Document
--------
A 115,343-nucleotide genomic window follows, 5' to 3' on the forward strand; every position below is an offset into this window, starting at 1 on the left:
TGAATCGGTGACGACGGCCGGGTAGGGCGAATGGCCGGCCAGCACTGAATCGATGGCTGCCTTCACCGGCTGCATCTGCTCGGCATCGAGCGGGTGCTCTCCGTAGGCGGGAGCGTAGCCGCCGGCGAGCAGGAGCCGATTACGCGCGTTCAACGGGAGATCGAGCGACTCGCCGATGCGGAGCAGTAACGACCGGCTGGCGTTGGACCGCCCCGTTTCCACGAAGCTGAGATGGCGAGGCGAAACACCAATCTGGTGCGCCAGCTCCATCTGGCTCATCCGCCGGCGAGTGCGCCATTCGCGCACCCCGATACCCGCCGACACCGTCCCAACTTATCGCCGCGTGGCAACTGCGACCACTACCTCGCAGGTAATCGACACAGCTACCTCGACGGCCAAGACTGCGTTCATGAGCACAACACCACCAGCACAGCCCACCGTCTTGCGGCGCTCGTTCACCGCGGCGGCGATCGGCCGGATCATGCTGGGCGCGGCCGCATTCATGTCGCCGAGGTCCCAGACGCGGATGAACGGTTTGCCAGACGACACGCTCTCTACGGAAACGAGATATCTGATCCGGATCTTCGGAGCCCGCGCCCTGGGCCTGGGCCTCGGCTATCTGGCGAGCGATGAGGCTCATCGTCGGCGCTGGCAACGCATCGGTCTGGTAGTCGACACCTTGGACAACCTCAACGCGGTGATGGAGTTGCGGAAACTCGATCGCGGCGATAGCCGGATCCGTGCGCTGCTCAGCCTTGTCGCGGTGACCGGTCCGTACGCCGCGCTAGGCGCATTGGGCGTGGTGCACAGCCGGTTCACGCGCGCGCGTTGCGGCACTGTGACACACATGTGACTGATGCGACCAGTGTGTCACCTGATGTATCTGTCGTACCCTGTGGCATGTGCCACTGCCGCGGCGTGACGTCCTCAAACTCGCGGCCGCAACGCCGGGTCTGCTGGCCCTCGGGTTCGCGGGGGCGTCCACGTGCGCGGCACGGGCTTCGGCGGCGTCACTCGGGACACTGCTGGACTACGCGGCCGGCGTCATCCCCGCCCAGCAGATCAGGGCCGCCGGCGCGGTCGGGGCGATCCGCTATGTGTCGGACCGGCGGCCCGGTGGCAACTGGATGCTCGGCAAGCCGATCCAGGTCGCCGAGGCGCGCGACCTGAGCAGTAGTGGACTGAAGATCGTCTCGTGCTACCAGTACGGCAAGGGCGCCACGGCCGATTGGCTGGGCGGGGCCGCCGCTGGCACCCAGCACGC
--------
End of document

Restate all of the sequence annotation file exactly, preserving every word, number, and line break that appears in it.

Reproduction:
A 115,343-nucleotide genomic window follows, 5' to 3' on the forward strand; every position below is an offset into this window, starting at 1 on the left:
TGAATCGGTGACGACGGCCGGGTAGGGCGAATGGCCGGCCAGCACTGAATCGATGGCTGCCTTCACCGGCTGCATCTGCTCGGCATCGAGCGGGTGCTCTCCGTAGGCGGGAGCGTAGCCGCCGGCGAGCAGGAGCCGATTACGCGCGTTCAACGGGAGATCGAGCGACTCGCCGATGCGGAGCAGTAACGACCGGCTGGCGTTGGACCGCCCCGTTTCCACGAAGCTGAGATGGCGAGGCGAAACACCAATCTGGTGCGCCAGCTCCATCTGGCTCATCCGCCGGCGAGTGCGCCATTCGCGCACCCCGATACCCGCCGACACCGTCCCAACTTATCGCCGCGTGGCAACTGCGACCACTACCTCGCAGGTAATCGACACAGCTACCTCGACGGCCAAGACTGCGTTCATGAGCACAACACCACCAGCACAGCCCACCGTCTTGCGGCGCTCGTTCACCGCGGCGGCGATCGGCCGGATCATGCTGGGCGCGGCCGCATTCATGTCGCCGAGGTCCCAGACGCGGATGAACGGTTTGCCAGACGACACGCTCTCTACGGAAACGAGATATCTGATCCGGATCTTCGGAGCCCGCGCCCTGGGCCTGGGCCTCGGCTATCTGGCGAGCGATGAGGCTCATCGTCGGCGCTGGCAACGCATCGGTCTGGTAGTCGACACCTTGGACAACCTCAACGCGGTGATGGAGTTGCGGAAACTCGATCGCGGCGATAGCCGGATCCGTGCGCTGCTCAGCCTTGTCGCGGTGACCGGTCCGTACGCCGCGCTAGGCGCATTGGGCGTGGTGCACAGCCGGTTCACGCGCGCGCGTTGCGGCACTGTGACACACATGTGACTGATGCGACCAGTGTGTCACCTGATGTATCTGTCGTACCCTGTGGCATGTGCCACTGCCGCGGCGTGACGTCCTCAAACTCGCGGCCGCAACGCCGGGTCTGCTGGCCCTCGGGTTCGCGGGGGCGTCCACGTGCGCGGCACGGGCTTCGGCGGCGTCACTCGGGACACTGCTGGACTACGCGGCCGGCGTCATCCCCGCCCAGCAGATCAGGGCCGCCGGCGCGGTCGGGGCGATCCGCTATGTGTCGGACCGGCGGCCCGGTGGCAACTGGATGCTCGGCAAGCCGATCCAGGTCGCCGAGGCGCGCGACCTGAGCAGTAGTGGACTGAAGATCGTCTCGTGCTACCAGTACGGCAAGGGCGCCACGGCCGATTGGCTGGGCGGGGCCGCCGCTGGCACCCAGCACGC